North Korea Blames Its Human Rights Problems On Christian Missionaries

SUSA-KoreanNorth Korea responded to the United Nations Human Rights Council (re: human rights abuses) by focusing specifically on discipleship bases reaching North Koreans in Northeast China:

There are in the northeastern area of China so-called churches and priests exclusively engaged in hostile acts against the DPRK. They indoctrinate the illegal border crossers with anti-DPRK ideology and send them back to the DPRK with assignments of subversion, destruction, human trafficking and even terrorist acts,” it said.

The importance and significance of this cannot be overstated: North Korea is choosing to publicly blame Christian missionaries for its human rights problems and internal difficulties.

From a field standpoint, the situation facing North Korean work in Northeast China is tight and getting tighter. Don’t expect China to do nothing. If North Korea is pointing to missionaries operating in China as a source of potential North Korean instability, and if it is alleging that China is the host, then missionaries can expect an increasing crackdown on churches and discipleship bases reaching North Koreans.

From a public perception standpoint, expect that North Korea will more and more seek sympathy and support from the general global public by striking an anti-Christian chord.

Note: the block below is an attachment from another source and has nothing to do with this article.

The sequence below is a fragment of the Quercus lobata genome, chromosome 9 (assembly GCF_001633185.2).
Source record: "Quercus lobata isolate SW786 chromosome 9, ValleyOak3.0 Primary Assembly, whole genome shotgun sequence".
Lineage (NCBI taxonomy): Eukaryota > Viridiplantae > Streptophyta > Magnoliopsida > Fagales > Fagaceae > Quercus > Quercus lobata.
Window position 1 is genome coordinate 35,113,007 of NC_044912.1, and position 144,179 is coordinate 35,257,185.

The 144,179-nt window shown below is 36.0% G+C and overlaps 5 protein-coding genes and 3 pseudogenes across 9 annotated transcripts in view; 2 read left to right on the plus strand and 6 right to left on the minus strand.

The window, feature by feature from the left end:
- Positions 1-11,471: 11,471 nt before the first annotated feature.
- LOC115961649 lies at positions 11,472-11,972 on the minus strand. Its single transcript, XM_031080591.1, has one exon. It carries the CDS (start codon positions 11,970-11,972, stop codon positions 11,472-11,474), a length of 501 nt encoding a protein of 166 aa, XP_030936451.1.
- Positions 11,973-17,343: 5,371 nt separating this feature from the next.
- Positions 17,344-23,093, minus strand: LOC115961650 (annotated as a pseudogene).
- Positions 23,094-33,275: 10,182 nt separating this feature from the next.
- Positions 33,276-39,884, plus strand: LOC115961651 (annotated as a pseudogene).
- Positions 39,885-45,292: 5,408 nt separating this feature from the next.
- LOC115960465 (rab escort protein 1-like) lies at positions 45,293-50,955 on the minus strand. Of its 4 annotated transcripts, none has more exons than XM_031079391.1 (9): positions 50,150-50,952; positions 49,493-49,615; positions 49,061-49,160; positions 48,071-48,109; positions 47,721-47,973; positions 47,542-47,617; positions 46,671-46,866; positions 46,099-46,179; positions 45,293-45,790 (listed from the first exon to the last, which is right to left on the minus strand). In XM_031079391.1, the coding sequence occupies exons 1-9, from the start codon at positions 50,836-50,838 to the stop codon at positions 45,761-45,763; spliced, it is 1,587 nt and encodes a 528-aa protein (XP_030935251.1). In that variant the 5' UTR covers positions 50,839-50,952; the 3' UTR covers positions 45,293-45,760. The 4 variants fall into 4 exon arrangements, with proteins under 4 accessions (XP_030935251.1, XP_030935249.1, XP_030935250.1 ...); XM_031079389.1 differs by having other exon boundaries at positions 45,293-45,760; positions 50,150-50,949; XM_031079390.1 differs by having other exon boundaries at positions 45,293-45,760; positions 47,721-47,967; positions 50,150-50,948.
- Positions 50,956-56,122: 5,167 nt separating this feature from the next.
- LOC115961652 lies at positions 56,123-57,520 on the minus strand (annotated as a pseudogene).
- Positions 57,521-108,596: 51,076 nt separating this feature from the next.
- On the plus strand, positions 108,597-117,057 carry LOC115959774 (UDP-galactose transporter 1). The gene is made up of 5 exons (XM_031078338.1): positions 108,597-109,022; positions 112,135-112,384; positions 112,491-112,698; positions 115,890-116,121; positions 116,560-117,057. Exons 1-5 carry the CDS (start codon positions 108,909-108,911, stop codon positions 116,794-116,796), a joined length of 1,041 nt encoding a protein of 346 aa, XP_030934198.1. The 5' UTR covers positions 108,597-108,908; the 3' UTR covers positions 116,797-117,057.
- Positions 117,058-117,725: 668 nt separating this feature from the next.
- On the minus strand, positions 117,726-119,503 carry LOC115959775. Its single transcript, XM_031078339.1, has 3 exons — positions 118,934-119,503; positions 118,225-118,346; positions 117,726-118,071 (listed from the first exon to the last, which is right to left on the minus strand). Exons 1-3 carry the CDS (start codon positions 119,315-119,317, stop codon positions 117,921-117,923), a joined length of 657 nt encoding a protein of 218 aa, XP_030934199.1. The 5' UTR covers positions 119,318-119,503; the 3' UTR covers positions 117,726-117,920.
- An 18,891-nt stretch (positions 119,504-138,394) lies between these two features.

Keep an eye on this. It is the most important development regarding Christian ministry to North Korea in the last decade. And of course please continue to pray for us and the others operating discipleship bases across Asia.

About Pastor Foley

The Reverend Dr. Eric Foley is CEO and Co-Founder, with his wife Dr. Hyun Sook Foley, of Voice of the Martyrs Korea, supporting the work of persecuted Christians in North Korea and around the world and spreading their discipleship practices worldwide. He is also the International Ambassador for the International Christian Association, the global fellowship of Voice of the Martyrs sister ministries. Pastor Foley is a much sought after speaker, analyst, and project consultant on the North Korean underground church, North Korean defectors, and underground church discipleship. He and Dr. Foley oversee a far-flung staff across Asia that is working to help North Koreans and Christians everywhere grow to fullness in Christ. He earned the Doctor of Management at Case Western Reserve University's Weatherhead School of Management in Cleveland, Ohio.
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4 Responses to North Korea Blames Its Human Rights Problems On Christian Missionaries

  1. So you sense that things will get tighter in China. Do you think that other nations will also began to scold and admonish Christians for working with North Koreans in China and elsewhere? I am thinking even of the U.S. and/or European nations, given the hostility to Christianity that is growing in these nations. I know this can be difficult to predict, but it seems that perhaps you were alluding to this. It’s definitely a matter to keep in prayer.

    • EFoley says:

      It certainly would not surprise me, Jody. When articles are published about our balloon launching, I note that there are segments of the population that respond quite adamantly that what we are doing is reprehensible and that North Korea’s repression of religion is actually rather understandable and something that we should respect.

  2. I just read your response–thanks. This gives me more fuel for prayer! :>}

  3. Pingback: It Looks Like Just Another Bizarre, Inaccurate NK Story. But It’s Actually Further Proof That NK Is Laying The Groundwork For An Unprecedented Assault On Missionaries | Do the Word

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